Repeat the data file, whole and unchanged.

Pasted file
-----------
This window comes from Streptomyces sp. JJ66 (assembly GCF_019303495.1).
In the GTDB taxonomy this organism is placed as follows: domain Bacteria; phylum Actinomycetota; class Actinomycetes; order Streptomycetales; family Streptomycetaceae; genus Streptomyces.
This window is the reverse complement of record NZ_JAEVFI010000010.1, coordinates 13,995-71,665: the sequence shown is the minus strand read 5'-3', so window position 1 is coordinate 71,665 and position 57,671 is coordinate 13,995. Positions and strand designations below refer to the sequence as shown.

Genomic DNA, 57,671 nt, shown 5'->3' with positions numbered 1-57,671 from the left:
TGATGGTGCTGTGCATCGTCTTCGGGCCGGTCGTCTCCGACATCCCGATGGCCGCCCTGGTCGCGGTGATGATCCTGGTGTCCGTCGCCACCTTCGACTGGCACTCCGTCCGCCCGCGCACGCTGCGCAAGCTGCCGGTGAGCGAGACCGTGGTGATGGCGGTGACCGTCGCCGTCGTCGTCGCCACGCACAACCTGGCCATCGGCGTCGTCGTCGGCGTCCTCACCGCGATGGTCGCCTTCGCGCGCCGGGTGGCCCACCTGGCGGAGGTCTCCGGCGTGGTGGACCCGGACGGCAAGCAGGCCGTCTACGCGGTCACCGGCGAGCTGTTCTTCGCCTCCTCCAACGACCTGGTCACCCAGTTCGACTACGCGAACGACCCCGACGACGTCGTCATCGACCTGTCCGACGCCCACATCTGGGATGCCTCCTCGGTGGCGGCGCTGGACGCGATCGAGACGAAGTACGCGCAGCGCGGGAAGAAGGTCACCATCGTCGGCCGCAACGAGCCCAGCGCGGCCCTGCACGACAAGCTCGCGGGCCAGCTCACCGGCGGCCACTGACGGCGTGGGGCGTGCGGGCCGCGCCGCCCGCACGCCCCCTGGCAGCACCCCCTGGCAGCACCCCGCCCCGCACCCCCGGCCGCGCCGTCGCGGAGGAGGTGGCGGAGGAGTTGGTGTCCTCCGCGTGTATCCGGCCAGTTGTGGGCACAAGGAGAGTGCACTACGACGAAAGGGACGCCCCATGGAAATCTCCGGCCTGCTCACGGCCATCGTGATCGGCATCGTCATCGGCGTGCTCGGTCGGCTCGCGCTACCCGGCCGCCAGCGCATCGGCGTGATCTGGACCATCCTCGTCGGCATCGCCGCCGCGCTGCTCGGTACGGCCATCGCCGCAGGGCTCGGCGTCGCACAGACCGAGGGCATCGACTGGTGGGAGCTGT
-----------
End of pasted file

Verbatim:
This window comes from Streptomyces sp. JJ66 (assembly GCF_019303495.1).
In the GTDB taxonomy this organism is placed as follows: domain Bacteria; phylum Actinomycetota; class Actinomycetes; order Streptomycetales; family Streptomycetaceae; genus Streptomyces.
This window is the reverse complement of record NZ_JAEVFI010000010.1, coordinates 13,995-71,665: the sequence shown is the minus strand read 5'-3', so window position 1 is coordinate 71,665 and position 57,671 is coordinate 13,995. Positions and strand designations below refer to the sequence as shown.

Genomic DNA, 57,671 nt, shown 5'->3' with positions numbered 1-57,671 from the left:
TGATGGTGCTGTGCATCGTCTTCGGGCCGGTCGTCTCCGACATCCCGATGGCCGCCCTGGTCGCGGTGATGATCCTGGTGTCCGTCGCCACCTTCGACTGGCACTCCGTCCGCCCGCGCACGCTGCGCAAGCTGCCGGTGAGCGAGACCGTGGTGATGGCGGTGACCGTCGCCGTCGTCGTCGCCACGCACAACCTGGCCATCGGCGTCGTCGTCGGCGTCCTCACCGCGATGGTCGCCTTCGCGCGCCGGGTGGCCCACCTGGCGGAGGTCTCCGGCGTGGTGGACCCGGACGGCAAGCAGGCCGTCTACGCGGTCACCGGCGAGCTGTTCTTCGCCTCCTCCAACGACCTGGTCACCCAGTTCGACTACGCGAACGACCCCGACGACGTCGTCATCGACCTGTCCGACGCCCACATCTGGGATGCCTCCTCGGTGGCGGCGCTGGACGCGATCGAGACGAAGTACGCGCAGCGCGGGAAGAAGGTCACCATCGTCGGCCGCAACGAGCCCAGCGCGGCCCTGCACGACAAGCTCGCGGGCCAGCTCACCGGCGGCCACTGACGGCGTGGGGCGTGCGGGCCGCGCCGCCCGCACGCCCCCTGGCAGCACCCCCTGGCAGCACCCCGCCCCGCACCCCCGGCCGCGCCGTCGCGGAGGAGGTGGCGGAGGAGTTGGTGTCCTCCGCGTGTATCCGGCCAGTTGTGGGCACAAGGAGAGTGCACTACGACGAAAGGGACGCCCCATGGAAATCTCCGGCCTGCTCACGGCCATCGTGATCGGCATCGTCATCGGCGTGCTCGGTCGGCTCGCGCTACCCGGCCGCCAGCGCATCGGCGTGATCTGGACCATCCTCGTCGGCATCGCCGCCGCGCTGCTCGGTACGGCCATCGCCGCAGGGCTCGGCGTCGCACAGACCGAGGGCATCGACTGGTGGGAGCTGT